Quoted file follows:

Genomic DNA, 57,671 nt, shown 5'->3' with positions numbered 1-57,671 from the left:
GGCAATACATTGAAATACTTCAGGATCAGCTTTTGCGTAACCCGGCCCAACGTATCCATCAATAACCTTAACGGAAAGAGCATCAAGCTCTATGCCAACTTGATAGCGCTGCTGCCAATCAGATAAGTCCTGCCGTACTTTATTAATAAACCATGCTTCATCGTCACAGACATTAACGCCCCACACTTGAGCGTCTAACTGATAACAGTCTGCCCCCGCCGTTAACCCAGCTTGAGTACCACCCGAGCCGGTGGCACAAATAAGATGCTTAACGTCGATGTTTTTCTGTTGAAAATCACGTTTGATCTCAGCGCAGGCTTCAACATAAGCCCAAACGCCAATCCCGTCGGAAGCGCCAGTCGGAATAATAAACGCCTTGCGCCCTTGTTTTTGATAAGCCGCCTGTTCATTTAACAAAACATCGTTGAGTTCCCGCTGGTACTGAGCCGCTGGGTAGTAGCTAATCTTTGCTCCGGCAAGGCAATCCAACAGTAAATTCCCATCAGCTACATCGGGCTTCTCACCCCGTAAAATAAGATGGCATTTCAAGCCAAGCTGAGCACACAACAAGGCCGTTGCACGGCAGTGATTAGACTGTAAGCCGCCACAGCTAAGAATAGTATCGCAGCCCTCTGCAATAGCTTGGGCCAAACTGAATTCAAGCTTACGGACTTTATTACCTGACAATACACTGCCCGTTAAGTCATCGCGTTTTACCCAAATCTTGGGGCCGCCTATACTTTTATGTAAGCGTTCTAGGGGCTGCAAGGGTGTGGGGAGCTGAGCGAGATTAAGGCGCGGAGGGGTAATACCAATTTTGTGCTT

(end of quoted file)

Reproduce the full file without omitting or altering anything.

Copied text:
Genomic DNA, 57,671 nt, shown 5'->3' with positions numbered 1-57,671 from the left:
GGCAATACATTGAAATACTTCAGGATCAGCTTTTGCGTAACCCGGCCCAACGTATCCATCAATAACCTTAACGGAAAGAGCATCAAGCTCTATGCCAACTTGATAGCGCTGCTGCCAATCAGATAAGTCCTGCCGTACTTTATTAATAAACCATGCTTCATCGTCACAGACATTAACGCCCCACACTTGAGCGTCTAACTGATAACAGTCTGCCCCCGCCGTTAACCCAGCTTGAGTACCACCCGAGCCGGTGGCACAAATAAGATGCTTAACGTCGATGTTTTTCTGTTGAAAATCACGTTTGATCTCAGCGCAGGCTTCAACATAAGCCCAAACGCCAATCCCGTCGGAAGCGCCAGTCGGAATAATAAACGCCTTGCGCCCTTGTTTTTGATAAGCCGCCTGTTCATTTAACAAAACATCGTTGAGTTCCCGCTGGTACTGAGCCGCTGGGTAGTAGCTAATCTTTGCTCCGGCAAGGCAATCCAACAGTAAATTCCCATCAGCTACATCGGGCTTCTCACCCCGTAAAATAAGATGGCATTTCAAGCCAAGCTGAGCACACAACAAGGCCGTTGCACGGCAGTGATTAGACTGTAAGCCGCCACAGCTAAGAATAGTATCGCAGCCCTCTGCAATAGCTTGGGCCAAACTGAATTCAAGCTTACGGACTTTATTACCTGACAATACACTGCCCGTTAAGTCATCGCGTTTTACCCAAATCTTGGGGCCGCCTATACTTTTATGTAAGCGTTCTAGGGGCTGCAAGGGTGTGGGGAGCTGAGCGAGATTAAGGCGCGGAGGGGTAATACCAATTTTGTGCTT